> --- In cybalist@yahoogroups.com, "afyangh" <fournet.arnaud@> wrote:
            > FU
            >
            > 5 - *viite/*vitte
            > 10 - *luka
            >
            > Häkkinen in her etymological dictionary discourages trying to equate
            > Finnish 'kämmen' hand and 'kymmenen' 10 "for reasons of sound change
            > mixture".
            >
            > ======
            > Arnaud
            > What does "discourage" mean ?
            >
            I misquoted her a little above.

            From p. 133 of Nykysuomen sanakirja 6 - Etymologinen sanakirja

            Under 'kymmenen' 10

            ...Sanaa on aiemmin arveltu kämmen-sanan variantiksi, jolloin
            yhdistävä merkityselementi voisi olla viittaus sormien lukumäärään.
            Tämä selitys on kuitenkin mm. ääneseikkojen nojalla torjuttu. ...

            Of the word, it was previously thought to be variant of the word kämen
            in so far as the uniting element of meaning may be a sign towards the
            sum of fingers. However this explanation on the basis of sound
            manipulations among others, is denied.

            Interesting, that she uses the word lukumäärä – sum (total) < *luka, 10

            Peter P

            > I suppose Uralic "had the right" to have vocalic apophony
            > in a given consonantal skeleton.
            >
            > > Arnaud
            > > ========
            > >
            >
          • Peter P
            ... That could make sense since my Finnish dictionaries do not give clear etymologies for either word. AFAIK kymmenen only appears in Finnic and Mordvin so
            Message 5 of 24 , Jan 3, 2008
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              --- In cybalist@yahoogroups.com, "tgpedersen" <tgpedersen@...> wrote:
              >
              >
              > > > FU
              > > >
              > > > 5 - *viite/*vitte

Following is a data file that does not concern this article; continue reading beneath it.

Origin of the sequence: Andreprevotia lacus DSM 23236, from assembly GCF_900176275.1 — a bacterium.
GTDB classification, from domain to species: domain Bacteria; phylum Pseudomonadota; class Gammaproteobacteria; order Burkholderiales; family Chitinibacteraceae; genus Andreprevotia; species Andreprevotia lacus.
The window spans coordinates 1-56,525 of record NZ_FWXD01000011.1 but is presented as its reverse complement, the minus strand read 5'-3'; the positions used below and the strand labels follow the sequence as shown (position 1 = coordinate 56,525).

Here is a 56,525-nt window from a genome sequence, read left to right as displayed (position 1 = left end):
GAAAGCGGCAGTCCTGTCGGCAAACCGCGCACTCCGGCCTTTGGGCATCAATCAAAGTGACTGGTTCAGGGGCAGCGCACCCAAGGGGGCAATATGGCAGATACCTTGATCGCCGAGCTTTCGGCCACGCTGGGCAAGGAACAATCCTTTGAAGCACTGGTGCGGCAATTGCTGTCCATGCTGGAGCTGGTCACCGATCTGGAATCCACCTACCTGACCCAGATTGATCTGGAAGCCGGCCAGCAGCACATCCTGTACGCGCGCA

> > > 10 - *luka
              > > >
              > > > Häkkinen in her etymological dictionary discourages trying to
              > > > equate Finnish 'kämmen' hand and 'kymmenen' 10 "for reasons of
              > > > sound change
              > > > mixture".
              > >
              > > What does "discourage" mean ?
              > >
              > > I suppose Uralic "had the right" to have vocalic apophony
              > > in a given consonantal skeleton.
              > >
              >
              > If the two words can't be related using the rules of FU linguistics,
              > which it seems Häkkinen is saying, they might be related in some other
              > language (family), ie. be loans.
              >
              >
              > Torsten
              >
              That could make sense since my Finnish dictionaries do not give clear
              etymologies for either word. AFAIK kymmenen only appears in Finnic
              and Mordvin so probably is not FU or Uralic.

              Kämmen is distributed wider including cognates in Ob-Ugric.

              Peter P
            • tgpedersen
              ... Pokorny: kan-tho- Ecke, Biegung ; wohl aus kam-tho- zu kam-p- biegen . Gr. kanthós Augenwinkel ; in der Bedeutung Radreifen Bed.-Lw. aus lat. cantus;
              Message 6 of 24 , Jul 21, 2008
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                --- In cybalist@yahoogroups.com, "tgpedersen" <tgpedersen@...> wrote:
                >
                >
                > > > Hence from k-m?
                > > > Arabic x-m-s (x = velar unvoiced spirant)
                > > > Uralic kom-t, kum-en, hand, five, ten
                > > > PIE pen-kwe : entire hand = five
                > > > And as usual !!
                > > > Germanic loanword from an Asiatic language : komt > hand
                > > > And *hant-i being a "root-noun" does not protect it from being a
                > > > loanword.
                > >
                > > http://tech.groups.yahoo.com/group/cybalist/message/21834